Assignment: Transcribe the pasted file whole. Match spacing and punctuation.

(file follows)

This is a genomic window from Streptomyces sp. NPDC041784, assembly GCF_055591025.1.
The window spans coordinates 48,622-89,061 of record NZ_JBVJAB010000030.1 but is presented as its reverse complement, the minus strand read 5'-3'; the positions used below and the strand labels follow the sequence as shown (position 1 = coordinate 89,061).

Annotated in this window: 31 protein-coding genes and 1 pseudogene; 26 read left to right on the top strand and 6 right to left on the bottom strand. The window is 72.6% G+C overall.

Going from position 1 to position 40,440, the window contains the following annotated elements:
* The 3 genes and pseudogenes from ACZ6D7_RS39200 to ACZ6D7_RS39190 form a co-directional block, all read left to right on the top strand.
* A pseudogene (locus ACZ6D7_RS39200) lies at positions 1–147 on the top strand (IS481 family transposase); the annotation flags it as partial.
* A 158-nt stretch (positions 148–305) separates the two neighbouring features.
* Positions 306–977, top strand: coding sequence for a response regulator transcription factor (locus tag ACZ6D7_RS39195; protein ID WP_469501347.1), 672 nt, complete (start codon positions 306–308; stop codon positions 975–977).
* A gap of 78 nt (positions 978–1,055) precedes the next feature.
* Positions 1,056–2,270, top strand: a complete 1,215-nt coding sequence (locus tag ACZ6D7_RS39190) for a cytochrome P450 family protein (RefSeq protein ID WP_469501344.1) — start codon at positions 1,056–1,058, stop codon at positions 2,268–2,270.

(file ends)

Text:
This is a genomic window from Streptomyces sp. NPDC041784, assembly GCF_055591025.1.
The window spans coordinates 48,622-89,061 of record NZ_JBVJAB010000030.1 but is presented as its reverse complement, the minus strand read 5'-3'; the positions used below and the strand labels follow the sequence as shown (position 1 = coordinate 89,061).

Annotated in this window: 31 protein-coding genes and 1 pseudogene; 26 read left to right on the top strand and 6 right to left on the bottom strand. The window is 72.6% G+C overall.

Going from position 1 to position 40,440, the window contains the following annotated elements:
* The 3 genes and pseudogenes from ACZ6D7_RS39200 to ACZ6D7_RS39190 form a co-directional block, all read left to right on the top strand.
* A pseudogene (locus ACZ6D7_RS39200) lies at positions 1–147 on the top strand (IS481 family transposase); the annotation flags it as partial.
* A 158-nt stretch (positions 148–305) separates the two neighbouring features.
* Positions 306–977, top strand: coding sequence for a response regulator transcription factor (locus tag ACZ6D7_RS39195; protein ID WP_469501347.1), 672 nt, complete (start codon positions 306–308; stop codon positions 975–977).
* A gap of 78 nt (positions 978–1,055) precedes the next feature.
* Positions 1,056–2,270, top strand: a complete 1,215-nt coding sequence (locus tag ACZ6D7_RS39190) for a cytochrome P450 family protein (RefSeq protein ID WP_469501344.1) — start codon at positions 1,056–1,058, stop codon at positions 2,268–2,270.